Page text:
Berliner said council members believed raising the tax rate was “absolutely necessary” even though they knew it would be unpopular.
He noted that the school board requested $90 million over “maintenance of effort,” which is the minimum funding level for school systems mandated under state law.
He said the council demanded that the school system reduce class size and work on the achievement gap with the additional funding.
“We used this opportunity in an unprecedented way to say, ‘School system, you need to do your business differently,’” Berliner said. “And they did.”
He added that he didn’t raise taxes while serving as council president this year and has worked to improve government efficiency.
“That is the approach I will take as county executive,” Berliner said.
Republican Robin Ficker took the question as an opportunity to criticize the council members for their vote and said he wouldn’t raise taxes if elected.
He asked the audience to remember one thing from the forum, “Robin protects Muslim pocketbooks.”
He noted that he led the petition drive to put on the ballot the successful 2008 question that changed the charter to require a unanimous vote by the council to approve a tax increase more than the rate of inflation. Throughout the forum, he promoted his successful effort to add term limits to the ballot in November, which voters approved with about 70 percent of the vote.
He said his tax referendum kept the county from significantly raising taxes for about seven years.
“Then last year, they passed—the guys sitting behind me—passed a 9 percent property tax increase,” Ficker said. “That’s excessive.”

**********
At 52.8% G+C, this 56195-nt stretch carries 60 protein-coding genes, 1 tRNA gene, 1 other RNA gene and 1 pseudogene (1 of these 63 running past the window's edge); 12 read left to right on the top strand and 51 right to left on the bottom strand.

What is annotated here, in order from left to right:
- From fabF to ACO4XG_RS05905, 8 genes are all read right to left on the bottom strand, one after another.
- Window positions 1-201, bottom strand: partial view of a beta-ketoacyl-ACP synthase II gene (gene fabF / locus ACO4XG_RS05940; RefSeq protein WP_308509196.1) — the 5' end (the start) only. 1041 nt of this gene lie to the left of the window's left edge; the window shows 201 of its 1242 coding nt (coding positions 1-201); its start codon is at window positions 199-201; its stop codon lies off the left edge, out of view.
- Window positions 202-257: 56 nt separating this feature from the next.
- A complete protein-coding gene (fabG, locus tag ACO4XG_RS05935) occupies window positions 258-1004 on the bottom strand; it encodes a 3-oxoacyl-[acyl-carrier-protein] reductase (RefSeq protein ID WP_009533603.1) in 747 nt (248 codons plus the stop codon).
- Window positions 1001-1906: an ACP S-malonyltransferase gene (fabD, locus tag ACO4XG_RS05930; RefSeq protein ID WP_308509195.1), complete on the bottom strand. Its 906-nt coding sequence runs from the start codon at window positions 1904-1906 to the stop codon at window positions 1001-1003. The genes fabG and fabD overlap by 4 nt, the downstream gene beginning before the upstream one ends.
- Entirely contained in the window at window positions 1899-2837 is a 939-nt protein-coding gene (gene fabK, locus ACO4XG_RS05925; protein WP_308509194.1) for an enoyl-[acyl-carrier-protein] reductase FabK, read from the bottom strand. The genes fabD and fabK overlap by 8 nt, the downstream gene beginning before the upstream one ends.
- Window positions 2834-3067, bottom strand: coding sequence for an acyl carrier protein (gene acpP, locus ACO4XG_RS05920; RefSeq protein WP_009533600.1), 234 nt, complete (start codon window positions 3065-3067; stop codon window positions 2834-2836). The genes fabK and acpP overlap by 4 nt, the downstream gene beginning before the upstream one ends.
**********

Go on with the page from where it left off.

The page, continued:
He said term limits was the payback for the tax-rate increase.
Ficker, who has run unsuccessfully for six local races since 2006, has an uphill battle to win the election. Democrats outnumber Republicans by more than 3-to-1 in Montgomery County.
Ficker is a Boyds resident, Berliner lives in North Bethesda and Elrich and Leventhal are both Takoma Park residents.
The candidates also weighed in on a number of questions written by audience members on issues that many Muslims face.
All four executive candidates in attendance said they’d work with schools to eliminate bullying. The three Democratic council members said they’d make sure racial profiling and other forms are discrimination do not take place in the county.
Ficker said he’s long fought discrimination as a criminal defense attorney. If elected, he said, he’d host office hours on the first floor of the County Executive Building in Rockville at 7 a.m. every Monday morning, so he could hear residents’ concerns directly.
Another proposal by Ficker was to require county students to walk or run a mile every day. He called it part of “Robin’s too busy to bully” program.
The entire question-and-answer session with the county executive candidates lasted a little over an hour. Congressional candidates also spoke during the event.
Additional county executive forums and debates are scheduled in November, March and April. Bethesda Beat and the Greater Bethesda Chamber of Commerce are scheduled to host a free county executive debate Nov. 15 at the National 4-H Conference Center in Chevy Chase.
The primary is June 26.